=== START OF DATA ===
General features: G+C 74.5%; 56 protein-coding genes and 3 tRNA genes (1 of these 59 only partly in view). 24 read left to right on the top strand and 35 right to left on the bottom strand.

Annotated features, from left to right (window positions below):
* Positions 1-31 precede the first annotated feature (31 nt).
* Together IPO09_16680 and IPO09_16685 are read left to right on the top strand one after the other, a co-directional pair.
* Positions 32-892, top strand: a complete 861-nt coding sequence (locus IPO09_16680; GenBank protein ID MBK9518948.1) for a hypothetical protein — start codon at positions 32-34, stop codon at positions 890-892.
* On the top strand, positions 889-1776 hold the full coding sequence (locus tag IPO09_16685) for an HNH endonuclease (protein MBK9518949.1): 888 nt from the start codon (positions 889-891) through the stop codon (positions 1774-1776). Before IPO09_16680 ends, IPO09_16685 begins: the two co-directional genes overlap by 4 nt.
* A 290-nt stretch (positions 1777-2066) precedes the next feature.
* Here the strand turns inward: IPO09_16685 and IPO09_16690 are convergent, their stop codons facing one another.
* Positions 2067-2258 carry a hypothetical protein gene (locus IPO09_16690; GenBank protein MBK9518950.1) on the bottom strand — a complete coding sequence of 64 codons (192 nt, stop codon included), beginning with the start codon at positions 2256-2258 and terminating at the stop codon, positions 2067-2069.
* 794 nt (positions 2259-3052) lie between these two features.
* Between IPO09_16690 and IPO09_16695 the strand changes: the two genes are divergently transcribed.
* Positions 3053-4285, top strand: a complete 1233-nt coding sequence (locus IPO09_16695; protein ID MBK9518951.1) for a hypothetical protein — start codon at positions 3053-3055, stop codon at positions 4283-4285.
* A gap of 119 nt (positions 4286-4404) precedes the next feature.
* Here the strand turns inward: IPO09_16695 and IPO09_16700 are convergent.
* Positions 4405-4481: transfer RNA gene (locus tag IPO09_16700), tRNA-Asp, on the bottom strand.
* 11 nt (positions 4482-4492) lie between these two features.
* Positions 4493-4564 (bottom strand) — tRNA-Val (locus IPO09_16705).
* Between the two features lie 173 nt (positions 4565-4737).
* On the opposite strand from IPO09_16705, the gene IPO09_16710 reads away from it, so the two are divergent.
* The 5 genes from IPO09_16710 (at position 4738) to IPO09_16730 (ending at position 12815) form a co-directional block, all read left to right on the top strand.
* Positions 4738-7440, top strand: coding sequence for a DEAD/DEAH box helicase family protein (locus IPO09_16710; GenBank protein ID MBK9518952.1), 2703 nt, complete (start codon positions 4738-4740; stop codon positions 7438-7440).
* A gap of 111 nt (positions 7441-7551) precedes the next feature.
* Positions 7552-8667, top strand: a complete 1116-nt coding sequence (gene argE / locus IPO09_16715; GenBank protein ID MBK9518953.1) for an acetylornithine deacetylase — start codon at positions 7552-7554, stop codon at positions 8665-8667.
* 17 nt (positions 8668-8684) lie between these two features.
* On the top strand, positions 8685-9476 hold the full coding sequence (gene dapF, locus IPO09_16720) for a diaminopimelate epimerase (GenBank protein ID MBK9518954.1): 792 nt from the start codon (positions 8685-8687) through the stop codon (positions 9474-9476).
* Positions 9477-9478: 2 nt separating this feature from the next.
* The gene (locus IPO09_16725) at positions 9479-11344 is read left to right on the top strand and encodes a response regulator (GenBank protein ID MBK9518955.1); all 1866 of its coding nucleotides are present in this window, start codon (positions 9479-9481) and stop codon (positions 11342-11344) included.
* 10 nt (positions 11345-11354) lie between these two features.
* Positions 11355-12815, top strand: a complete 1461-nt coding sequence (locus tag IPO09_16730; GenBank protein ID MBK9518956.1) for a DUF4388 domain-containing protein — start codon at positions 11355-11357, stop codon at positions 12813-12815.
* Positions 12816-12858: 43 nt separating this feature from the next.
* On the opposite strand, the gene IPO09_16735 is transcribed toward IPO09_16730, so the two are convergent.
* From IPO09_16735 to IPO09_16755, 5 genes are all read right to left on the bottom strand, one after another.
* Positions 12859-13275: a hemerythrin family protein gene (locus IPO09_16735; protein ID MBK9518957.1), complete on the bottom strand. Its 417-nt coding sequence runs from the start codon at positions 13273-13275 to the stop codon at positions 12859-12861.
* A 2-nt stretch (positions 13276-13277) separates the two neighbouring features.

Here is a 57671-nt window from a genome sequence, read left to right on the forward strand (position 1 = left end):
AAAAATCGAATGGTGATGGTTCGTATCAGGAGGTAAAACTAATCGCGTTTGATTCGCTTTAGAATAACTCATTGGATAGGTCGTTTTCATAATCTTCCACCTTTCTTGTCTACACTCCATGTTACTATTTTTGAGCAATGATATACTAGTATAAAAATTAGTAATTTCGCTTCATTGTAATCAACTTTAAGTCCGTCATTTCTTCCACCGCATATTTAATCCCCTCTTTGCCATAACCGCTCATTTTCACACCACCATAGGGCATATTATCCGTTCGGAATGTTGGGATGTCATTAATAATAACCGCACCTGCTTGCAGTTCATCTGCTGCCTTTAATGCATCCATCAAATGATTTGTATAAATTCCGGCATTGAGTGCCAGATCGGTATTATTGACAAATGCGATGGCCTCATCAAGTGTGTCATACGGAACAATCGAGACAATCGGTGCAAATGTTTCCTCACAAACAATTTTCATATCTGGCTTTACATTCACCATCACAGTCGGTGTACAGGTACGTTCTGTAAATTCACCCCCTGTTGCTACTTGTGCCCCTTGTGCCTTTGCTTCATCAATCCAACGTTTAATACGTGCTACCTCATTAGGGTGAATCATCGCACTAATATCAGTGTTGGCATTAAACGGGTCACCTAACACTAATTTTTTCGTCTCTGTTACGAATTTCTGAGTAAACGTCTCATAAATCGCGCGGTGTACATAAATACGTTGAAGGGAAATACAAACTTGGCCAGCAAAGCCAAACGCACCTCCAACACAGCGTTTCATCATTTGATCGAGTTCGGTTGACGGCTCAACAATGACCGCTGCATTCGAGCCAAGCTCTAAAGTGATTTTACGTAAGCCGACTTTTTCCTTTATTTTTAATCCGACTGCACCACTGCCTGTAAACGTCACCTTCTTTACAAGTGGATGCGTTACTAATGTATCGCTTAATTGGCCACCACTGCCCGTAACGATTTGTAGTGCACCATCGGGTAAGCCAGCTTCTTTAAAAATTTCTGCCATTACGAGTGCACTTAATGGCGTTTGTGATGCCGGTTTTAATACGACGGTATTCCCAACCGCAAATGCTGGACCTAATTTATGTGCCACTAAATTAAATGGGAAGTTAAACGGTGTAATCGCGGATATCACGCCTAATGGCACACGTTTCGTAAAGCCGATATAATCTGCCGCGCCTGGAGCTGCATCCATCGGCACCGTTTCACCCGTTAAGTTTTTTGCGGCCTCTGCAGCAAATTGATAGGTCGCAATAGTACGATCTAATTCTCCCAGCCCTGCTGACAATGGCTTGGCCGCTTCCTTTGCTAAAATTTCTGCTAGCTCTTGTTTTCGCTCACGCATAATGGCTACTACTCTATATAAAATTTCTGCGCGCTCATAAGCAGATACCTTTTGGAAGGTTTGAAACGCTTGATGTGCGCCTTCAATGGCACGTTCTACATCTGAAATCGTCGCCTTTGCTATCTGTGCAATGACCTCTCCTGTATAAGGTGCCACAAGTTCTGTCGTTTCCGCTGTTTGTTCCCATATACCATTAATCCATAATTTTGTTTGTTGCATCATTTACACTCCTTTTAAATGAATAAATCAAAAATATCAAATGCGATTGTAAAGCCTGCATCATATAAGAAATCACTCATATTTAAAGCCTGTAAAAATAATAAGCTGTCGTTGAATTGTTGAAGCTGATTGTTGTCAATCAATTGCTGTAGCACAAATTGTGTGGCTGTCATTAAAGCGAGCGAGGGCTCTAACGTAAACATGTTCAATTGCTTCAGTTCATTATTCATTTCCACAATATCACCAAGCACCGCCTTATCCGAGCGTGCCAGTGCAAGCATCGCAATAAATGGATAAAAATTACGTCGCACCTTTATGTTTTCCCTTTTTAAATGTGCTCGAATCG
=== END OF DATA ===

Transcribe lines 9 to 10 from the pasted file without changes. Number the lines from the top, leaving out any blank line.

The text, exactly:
* Positions 2067-2258 carry a hypothetical protein gene (locus IPO09_16690; GenBank protein MBK9518950.1) on the bottom strand — a complete coding sequence of 64 codons (192 nt, stop codon included), beginning with the start codon at positions 2256-2258 and terminating at the stop codon, positions 2067-2069.
* 794 nt (positions 2259-3052) lie between these two features.